Economic burden due to premature mortality has a negative impact not only in health system even though in the society. The aim of this study was to estimate the potential years of work tenure lost (PYWL) due to Chagas disease in Colombia from 2010-2017. National data on mortality by sex and ages between 15 and 62 dues to Chagas from 2010 to 2017. The PYWL methodology was applied to assess the impact of Chagas disease in workers who suffer from them. In total, 1,261 deaths were analyzed in the study, of which 60% corresponded to males. The loss of labor productivity caused by Chagas disease was estimated at $29 million. Overall, 48,621 PYWL were lost, and there was an average of 21 years for all subjects with Chagas. Throughout the analyzed period, PYWL increased substantially, and it is necessary to continue with early detection programs to avoid premature death in working age population.
REVIEW | doi:10.20944/preprints202302.0054.v1
Subject: Life Sciences, Microbiology Keywords: Chagas Disease; surface proteins; disperse protein family; Trypanosoma cruzi
Online: 3 February 2023 (03:11:08 CET)
Abstract Chaga´s disease caused by Trypanosoma cruzi infections is included in the group of neglected diseases, and efforts to develop new therapeutic or immunoprevention approaches have not been successful. After the publication of the T. cruzi genome, the number of molecular and biochemical studies on this parasite have increased considerably, many of which are focused on families of variant-surface-proteins, especially the trans-sialidases, mucins and mucin-associated proteins. The disperse gene protein 1 family (DGF-1) is one of the most abundant families in the T. cruzi genome, however, the large gene size, high copy numbers, and low antibody titers detected in infected humans make it an unattractive study target. Here, we argue that the DGF-1 gene family although not being the most obvious participant of the host-parasite immunological gamble, where T. cruzi appears to have the upper hand, it may play an important role in more basic host-parasite interactions that deserve further examination.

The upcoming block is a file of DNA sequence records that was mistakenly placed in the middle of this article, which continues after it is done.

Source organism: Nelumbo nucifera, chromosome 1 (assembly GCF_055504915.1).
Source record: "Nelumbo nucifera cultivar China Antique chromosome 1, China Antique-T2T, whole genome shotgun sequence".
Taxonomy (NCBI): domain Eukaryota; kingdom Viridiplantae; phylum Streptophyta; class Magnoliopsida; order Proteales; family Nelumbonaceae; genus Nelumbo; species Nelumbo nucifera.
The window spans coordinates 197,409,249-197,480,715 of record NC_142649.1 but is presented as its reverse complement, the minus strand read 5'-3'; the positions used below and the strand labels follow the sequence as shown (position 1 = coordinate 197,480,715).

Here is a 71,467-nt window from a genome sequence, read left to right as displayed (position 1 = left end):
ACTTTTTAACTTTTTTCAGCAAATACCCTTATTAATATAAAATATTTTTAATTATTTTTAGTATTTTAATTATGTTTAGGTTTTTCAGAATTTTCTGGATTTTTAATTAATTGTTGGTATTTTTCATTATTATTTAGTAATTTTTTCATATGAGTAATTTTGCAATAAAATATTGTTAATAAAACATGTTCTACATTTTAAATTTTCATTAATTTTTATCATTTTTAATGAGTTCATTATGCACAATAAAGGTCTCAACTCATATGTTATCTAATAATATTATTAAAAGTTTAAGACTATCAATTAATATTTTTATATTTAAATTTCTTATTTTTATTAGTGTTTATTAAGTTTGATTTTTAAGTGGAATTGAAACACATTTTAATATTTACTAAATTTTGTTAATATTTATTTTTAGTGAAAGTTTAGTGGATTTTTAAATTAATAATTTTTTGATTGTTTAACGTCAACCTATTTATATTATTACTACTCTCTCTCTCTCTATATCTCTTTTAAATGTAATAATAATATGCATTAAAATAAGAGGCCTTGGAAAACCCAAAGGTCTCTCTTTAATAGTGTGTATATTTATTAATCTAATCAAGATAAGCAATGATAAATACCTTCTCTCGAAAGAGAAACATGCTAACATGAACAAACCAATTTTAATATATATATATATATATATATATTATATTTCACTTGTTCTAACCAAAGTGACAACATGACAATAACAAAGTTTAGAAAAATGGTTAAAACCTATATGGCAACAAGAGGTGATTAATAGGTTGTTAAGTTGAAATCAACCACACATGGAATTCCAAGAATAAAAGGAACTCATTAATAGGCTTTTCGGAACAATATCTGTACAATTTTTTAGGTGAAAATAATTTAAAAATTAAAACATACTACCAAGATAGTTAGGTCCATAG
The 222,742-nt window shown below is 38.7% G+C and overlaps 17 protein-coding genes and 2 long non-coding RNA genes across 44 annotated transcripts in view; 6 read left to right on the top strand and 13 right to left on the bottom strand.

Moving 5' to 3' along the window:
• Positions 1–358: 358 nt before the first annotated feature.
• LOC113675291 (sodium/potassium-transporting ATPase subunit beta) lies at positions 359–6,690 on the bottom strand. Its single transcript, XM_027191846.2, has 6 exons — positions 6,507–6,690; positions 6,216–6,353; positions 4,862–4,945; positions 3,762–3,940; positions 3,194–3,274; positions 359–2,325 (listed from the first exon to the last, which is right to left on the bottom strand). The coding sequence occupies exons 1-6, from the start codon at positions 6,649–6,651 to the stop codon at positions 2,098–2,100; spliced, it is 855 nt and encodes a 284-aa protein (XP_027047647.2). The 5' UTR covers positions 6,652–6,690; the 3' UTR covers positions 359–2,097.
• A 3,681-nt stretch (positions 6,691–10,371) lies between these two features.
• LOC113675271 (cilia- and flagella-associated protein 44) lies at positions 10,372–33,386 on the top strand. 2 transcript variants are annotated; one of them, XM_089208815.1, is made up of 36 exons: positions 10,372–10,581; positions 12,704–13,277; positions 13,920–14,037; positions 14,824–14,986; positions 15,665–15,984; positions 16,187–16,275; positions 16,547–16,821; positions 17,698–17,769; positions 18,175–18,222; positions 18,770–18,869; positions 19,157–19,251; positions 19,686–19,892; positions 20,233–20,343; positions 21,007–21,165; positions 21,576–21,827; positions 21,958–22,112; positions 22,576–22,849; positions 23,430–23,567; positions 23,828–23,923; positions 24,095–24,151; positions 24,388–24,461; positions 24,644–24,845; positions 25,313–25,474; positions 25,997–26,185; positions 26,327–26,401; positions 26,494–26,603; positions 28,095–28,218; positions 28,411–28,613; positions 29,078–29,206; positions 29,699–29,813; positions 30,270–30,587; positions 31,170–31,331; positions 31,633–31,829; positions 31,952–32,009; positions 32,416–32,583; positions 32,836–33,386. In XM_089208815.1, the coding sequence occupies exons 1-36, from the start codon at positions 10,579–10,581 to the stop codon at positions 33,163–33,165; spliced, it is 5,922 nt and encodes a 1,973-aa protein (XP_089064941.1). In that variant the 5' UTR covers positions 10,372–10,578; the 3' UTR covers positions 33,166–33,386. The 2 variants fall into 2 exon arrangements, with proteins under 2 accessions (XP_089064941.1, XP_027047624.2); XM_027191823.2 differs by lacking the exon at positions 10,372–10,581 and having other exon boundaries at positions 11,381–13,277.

BRIEF REPORT | doi:10.20944/preprints201910.0166.v1
Subject: Life Sciences, Microbiology Keywords: Chagas Disease; Trypanosoma cruzi; benznidazole; nifurtimox; antimicrobial susceptibility test
Online: 15 October 2019 (08:26:29 CEST)
We ascertain the in vitro Benznidazole (BZN) and Nifurtimox (NFX) susceptibility pattern of epimastigotes, trypomastigotes, and amastigotes of 21 T. cruzi strains, from patients, reservoir and triatomine bugs of various geographic origin. Using this panel of isolates, we compute the Epidemiological cut off value (COwt). Then, the frequency of the susceptible phenotype (Wild type) towards BZN and nifurtimox (NFX) within this set of strains belonging to 3 discrete typing units (DTUs), TcI, TcII, and TcV was deduced. We have observed that the susceptibility status of individual T. cruzi isolates toward BZN and NFX is related to the genetic background and to underlying factors probably related to the individual life trait history of each strain. Analyzing drug susceptibility in this conceptual framework would offers the possibility to evidence a link between isolates expressing a low susceptibility level (not wild-type) as define by the COwt value and none-curative treatment. It will also permit to tract drug-resistant parasites in T. cruzi population.
ARTICLE | doi:10.20944/preprints202212.0213.v1
Subject: Life Sciences, Endocrinology & Metabolomics Keywords: Chagas Disease; Laron Syndrome; Growth Hormone; Trypanosoma cruzi; GHR-/- mice; bGH mice